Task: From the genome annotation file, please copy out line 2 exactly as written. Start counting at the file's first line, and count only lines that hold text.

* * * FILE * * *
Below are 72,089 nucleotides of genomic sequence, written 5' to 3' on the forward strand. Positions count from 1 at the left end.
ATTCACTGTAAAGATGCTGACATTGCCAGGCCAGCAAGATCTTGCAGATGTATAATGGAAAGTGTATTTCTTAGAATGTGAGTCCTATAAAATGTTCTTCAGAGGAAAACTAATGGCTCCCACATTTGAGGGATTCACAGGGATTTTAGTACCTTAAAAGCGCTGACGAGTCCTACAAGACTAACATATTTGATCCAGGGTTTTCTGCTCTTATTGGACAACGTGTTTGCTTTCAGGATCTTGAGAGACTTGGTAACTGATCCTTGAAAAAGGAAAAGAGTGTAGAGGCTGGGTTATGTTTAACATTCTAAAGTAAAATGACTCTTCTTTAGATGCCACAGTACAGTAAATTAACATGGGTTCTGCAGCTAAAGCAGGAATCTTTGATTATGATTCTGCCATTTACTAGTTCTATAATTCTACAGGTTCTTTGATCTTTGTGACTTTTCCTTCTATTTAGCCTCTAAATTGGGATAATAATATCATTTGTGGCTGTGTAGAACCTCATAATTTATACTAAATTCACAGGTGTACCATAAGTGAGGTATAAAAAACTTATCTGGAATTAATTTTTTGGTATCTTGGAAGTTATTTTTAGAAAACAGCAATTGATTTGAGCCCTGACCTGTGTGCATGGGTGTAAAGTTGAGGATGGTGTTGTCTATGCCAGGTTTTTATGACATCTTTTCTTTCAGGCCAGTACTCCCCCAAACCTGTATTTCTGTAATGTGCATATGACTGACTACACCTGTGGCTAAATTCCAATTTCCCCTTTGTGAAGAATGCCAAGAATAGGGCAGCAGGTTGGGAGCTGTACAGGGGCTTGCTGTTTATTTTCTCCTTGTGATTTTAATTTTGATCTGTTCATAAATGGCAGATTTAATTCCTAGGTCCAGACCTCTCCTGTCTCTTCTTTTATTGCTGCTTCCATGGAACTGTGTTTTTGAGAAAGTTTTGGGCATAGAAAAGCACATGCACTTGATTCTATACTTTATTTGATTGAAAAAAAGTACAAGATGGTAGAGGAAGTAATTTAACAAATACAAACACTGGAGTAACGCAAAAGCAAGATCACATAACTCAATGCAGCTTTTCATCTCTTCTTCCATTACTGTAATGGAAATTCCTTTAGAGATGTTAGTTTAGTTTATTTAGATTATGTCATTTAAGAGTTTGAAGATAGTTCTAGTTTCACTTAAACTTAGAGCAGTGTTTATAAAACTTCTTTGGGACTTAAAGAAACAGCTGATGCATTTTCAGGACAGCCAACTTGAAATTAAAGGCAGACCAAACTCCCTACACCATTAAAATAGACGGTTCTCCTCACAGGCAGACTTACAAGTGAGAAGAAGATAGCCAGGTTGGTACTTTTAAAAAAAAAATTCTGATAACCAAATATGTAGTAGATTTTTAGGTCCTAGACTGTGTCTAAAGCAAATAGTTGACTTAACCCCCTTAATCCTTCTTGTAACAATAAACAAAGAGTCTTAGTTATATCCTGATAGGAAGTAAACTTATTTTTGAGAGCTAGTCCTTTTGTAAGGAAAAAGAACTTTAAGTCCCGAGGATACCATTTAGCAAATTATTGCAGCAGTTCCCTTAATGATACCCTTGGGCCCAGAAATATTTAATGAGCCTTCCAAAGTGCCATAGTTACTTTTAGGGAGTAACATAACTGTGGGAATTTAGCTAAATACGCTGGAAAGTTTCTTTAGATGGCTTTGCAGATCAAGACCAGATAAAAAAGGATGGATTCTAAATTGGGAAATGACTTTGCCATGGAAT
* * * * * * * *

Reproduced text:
ATTCACTGTAAAGATGCTGACATTGCCAGGCCAGCAAGATCTTGCAGATGTATAATGGAAAGTGTATTTCTTAGAATGTGAGTCCTATAAAATGTTCTTCAGAGGAAAACTAATGGCTCCCACATTTGAGGGATTCACAGGGATTTTAGTACCTTAAAAGCGCTGACGAGTCCTACAAGACTAACATATTTGATCCAGGGTTTTCTGCTCTTATTGGACAACGTGTTTGCTTTCAGGATCTTGAGAGACTTGGTAACTGATCCTTGAAAAAGGAAAAGAGTGTAGAGGCTGGGTTATGTTTAACATTCTAAAGTAAAATGACTCTTCTTTAGATGCCACAGTACAGTAAATTAACATGGGTTCTGCAGCTAAAGCAGGAATCTTTGATTATGATTCTGCCATTTACTAGTTCTATAATTCTACAGGTTCTTTGATCTTTGTGACTTTTCCTTCTATTTAGCCTCTAAATTGGGATAATAATATCATTTGTGGCTGTGTAGAACCTCATAATTTATACTAAATTCACAGGTGTACCATAAGTGAGGTATAAAAAACTTATCTGGAATTAATTTTTTGGTATCTTGGAAGTTATTTTTAGAAAACAGCAATTGATTTGAGCCCTGACCTGTGTGCATGGGTGTAAAGTTGAGGATGGTGTTGTCTATGCCAGGTTTTTATGACATCTTTTCTTTCAGGCCAGTACTCCCCCAAACCTGTATTTCTGTAATGTGCATATGACTGACTACACCTGTGGCTAAATTCCAATTTCCCCTTTGTGAAGAATGCCAAGAATAGGGCAGCAGGTTGGGAGCTGTACAGGGGCTTGCTGTTTATTTTCTCCTTGTGATTTTAATTTTGATCTGTTCATAAATGGCAGATTTAATTCCTAGGTCCAGACCTCTCCTGTCTCTTCTTTTATTGCTGCTTCCATGGAACTGTGTTTTTGAGAAAGTTTTGGGCATAGAAAAGCACATGCACTTGATTCTATACTTTATTTGATTGAAAAAAAGTACAAGATGGTAGAGGAAGTAATTTAACAAATACAAACACTGGAGTAACGCAAAAGCAAGATCACATAACTCAATGCAGCTTTTCATCTCTTCTTCCATTACTGTAATGGAAATTCCTTTAGAGATGTTAGTTTAGTTTATTTAGATTATGTCATTTAAGAGTTTGAAGATAGTTCTAGTTTCACTTAAACTTAGAGCAGTGTTTATAAAACTTCTTTGGGACTTAAAGAAACAGCTGATGCATTTTCAGGACAGCCAACTTGAAATTAAAGGCAGACCAAACTCCCTACACCATTAAAATAGACGGTTCTCCTCACAGGCAGACTTACAAGTGAGAAGAAGATAGCCAGGTTGGTACTTTTAAAAAAAAAATTCTGATAACCAAATATGTAGTAGATTTTTAGGTCCTAGACTGTGTCTAAAGCAAATAGTTGACTTAACCCCCTTAATCCTTCTTGTAACAATAAACAAAGAGTCTTAGTTATATCCTGATAGGAAGTAAACTTATTTTTGAGAGCTAGTCCTTTTGTAAGGAAAAAGAACTTTAAGTCCCGAGGATACCATTTAGCAAATTATTGCAGCAGTTCCCTTAATGATACCCTTGGGCCCAGAAATATTTAATGAGCCTTCCAAAGTGCCATAGTTACTTTTAGGGAGTAACATAACTGTGGGAATTTAGCTAAATACGCTGGAAAGTTTCTTTAGATGGCTTTGCAGATCAAGACCAGATAAAAAAGGATGGATTCTAAATTGGGAAATGACTTTGCCATGGAAT